We urge the Standing Committee to recommend that all levels of government place a moratorium on privatization in health care funding.
We recommend that Canada maintain its strict ban on user fees for services covered under the Canada Health Act. We further recommend that governments develop strategies for eliminating user fees on other essential health
We recommend developing a commitment and strategy for a phased extension of the CHA principles to essential services in home care, pharmacare, long-term care, rehabilitation services, public health and truly comprehensive
primary health care.
We recommend the development of a democratic and transparent process for defining medical necessity.
We recommend that both levels of government make substantial and credible commitments to funding health care in a comprehensive framework. For the federal government, this means raising the cash contribution to
provincial health care, ultimately to a minimum 25% of provincial spending. This increased cash contribution must have attached with it an expansion of the CHA to cover those as yet uncovered essential health care services.
We urge the Standing Committee to recommend that all levels of government place a moratorium on transfer of health care activities to the for-profit sector.
We urge the Standing Committee, in addition to their call for healthy, safe workplaces to specifically call for a reduction of casual employment to 30% of total and to call for adequate and stable funding in order to ensure improved working conditions for the nursing profession.
We urge the Standing Committee to recommend the implementation of true primary
health care reform, with 24/7 care being delivered by interdisciplinary teams of health care professionals.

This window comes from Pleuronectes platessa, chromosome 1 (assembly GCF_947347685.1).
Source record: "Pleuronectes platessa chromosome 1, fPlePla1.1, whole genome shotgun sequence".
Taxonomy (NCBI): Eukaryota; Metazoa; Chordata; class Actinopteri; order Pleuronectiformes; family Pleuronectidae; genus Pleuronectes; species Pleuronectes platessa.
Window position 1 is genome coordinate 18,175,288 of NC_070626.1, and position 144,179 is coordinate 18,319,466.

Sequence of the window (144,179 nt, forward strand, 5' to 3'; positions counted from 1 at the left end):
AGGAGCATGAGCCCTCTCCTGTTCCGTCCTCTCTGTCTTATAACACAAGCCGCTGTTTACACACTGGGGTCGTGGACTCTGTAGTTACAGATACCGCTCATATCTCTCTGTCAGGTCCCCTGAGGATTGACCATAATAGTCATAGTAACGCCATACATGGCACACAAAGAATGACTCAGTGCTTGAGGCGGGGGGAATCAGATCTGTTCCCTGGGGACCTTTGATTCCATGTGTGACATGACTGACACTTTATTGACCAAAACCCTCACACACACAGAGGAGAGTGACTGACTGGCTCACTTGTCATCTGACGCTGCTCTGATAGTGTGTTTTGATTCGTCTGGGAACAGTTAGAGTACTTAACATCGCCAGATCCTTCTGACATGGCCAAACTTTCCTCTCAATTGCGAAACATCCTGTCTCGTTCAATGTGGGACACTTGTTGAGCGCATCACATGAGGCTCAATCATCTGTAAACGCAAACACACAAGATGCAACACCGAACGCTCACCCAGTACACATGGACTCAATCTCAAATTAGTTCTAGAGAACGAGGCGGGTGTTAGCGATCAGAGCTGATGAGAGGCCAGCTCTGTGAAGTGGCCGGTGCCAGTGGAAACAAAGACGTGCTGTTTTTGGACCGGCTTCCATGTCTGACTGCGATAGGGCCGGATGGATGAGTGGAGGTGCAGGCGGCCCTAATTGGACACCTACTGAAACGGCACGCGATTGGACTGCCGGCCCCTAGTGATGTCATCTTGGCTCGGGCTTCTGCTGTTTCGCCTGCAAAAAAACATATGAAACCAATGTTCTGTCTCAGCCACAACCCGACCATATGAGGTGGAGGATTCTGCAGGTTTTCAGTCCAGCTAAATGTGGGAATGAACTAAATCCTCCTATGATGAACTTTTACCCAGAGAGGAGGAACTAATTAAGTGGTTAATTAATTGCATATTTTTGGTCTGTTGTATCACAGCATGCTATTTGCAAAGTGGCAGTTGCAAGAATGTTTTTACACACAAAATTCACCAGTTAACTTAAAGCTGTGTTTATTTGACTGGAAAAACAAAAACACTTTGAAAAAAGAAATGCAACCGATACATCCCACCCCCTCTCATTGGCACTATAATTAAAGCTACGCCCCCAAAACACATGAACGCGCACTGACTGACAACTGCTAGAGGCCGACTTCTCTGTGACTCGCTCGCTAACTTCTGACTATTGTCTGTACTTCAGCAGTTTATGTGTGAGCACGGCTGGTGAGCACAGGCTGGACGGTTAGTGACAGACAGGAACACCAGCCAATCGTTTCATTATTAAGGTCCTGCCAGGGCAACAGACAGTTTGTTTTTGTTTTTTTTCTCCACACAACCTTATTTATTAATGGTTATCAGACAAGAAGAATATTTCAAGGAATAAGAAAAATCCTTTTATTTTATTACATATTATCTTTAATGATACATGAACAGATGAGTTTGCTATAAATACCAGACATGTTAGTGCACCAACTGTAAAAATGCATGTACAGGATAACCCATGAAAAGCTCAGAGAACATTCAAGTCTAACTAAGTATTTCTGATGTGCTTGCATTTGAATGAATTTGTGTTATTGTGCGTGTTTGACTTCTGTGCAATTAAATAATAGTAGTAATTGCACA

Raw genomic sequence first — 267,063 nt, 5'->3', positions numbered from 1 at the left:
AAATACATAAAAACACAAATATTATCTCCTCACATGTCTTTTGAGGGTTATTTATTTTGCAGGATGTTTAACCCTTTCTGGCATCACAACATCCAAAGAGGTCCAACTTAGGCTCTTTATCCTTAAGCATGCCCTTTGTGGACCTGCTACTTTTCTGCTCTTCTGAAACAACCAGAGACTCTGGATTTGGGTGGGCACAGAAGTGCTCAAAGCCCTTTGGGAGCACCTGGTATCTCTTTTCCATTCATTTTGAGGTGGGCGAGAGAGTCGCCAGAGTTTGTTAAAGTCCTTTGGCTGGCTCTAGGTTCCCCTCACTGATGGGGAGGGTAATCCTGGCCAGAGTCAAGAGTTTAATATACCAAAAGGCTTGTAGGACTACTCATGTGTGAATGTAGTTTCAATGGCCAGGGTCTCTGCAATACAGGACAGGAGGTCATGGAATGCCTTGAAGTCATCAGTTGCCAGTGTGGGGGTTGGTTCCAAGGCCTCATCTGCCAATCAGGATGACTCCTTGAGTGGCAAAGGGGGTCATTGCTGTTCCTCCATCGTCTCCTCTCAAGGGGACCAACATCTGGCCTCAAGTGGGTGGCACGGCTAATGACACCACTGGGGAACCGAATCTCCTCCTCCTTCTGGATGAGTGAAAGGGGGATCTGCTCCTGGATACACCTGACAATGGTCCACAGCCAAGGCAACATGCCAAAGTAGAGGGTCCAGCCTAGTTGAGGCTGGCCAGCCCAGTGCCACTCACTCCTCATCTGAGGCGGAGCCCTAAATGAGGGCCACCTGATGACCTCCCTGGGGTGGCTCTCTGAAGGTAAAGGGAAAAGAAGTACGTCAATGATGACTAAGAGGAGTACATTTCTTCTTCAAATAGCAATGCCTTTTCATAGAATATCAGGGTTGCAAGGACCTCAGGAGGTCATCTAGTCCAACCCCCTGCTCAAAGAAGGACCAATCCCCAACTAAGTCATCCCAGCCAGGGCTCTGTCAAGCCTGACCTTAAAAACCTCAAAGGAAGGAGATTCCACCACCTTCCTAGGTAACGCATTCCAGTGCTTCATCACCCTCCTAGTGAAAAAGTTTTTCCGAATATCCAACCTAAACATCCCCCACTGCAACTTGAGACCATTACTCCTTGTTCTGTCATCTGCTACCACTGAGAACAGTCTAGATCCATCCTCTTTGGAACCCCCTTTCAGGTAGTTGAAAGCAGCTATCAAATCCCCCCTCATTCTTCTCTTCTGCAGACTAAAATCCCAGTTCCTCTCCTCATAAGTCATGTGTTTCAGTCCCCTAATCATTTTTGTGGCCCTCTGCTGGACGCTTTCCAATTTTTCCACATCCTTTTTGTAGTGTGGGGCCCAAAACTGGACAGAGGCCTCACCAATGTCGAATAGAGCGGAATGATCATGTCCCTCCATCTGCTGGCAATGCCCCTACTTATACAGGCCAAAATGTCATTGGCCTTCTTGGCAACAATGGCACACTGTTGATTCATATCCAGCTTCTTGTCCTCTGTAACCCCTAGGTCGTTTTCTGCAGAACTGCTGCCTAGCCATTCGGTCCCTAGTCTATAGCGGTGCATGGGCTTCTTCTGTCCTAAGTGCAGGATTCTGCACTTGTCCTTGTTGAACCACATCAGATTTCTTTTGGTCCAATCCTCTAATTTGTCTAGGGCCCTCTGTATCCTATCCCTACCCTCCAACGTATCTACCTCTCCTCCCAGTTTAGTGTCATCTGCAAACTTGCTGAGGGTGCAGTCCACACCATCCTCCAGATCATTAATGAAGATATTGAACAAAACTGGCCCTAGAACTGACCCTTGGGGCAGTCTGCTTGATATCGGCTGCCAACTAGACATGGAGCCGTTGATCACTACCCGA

We request the Standing Committee to recommend devoting more resources to the
integration of prevention and population health concepts into our system.
We must reward good practices in health care. We ask the Standing Committee to
chart a staged path to more appropriate incentives, including alternative payment mechanisms.
We recommend much stronger government support for systematic identification and
implementation of more effective and responsive interventions.
We request the Standing Committee to chart a process towards greater public participation in the governance of our health care system along with greater transparency and accountability of government.
We request the Standing Committee recommend devoting resources to improving the coordination and integration of the system. The guiding principles ought to be
• Democratic control. This should include community participation in governance.
• Maintaining universality of access
• Delivery of the best service possible given resources available.
We recommend the formation of a national health advisory council. It should be created jointly by the two senior levels of government, and charged with the following tasks:
• Consultation on health policy
• Provision of a forum for collaboration in defining the scope of medicare programs
• Monitoring of programs
• Facilitation of cooperation in improving the efficiency and effectiveness of health care programs (including setting up an information system that could allow cost-benefit analyses of health treatments) performing an accountability service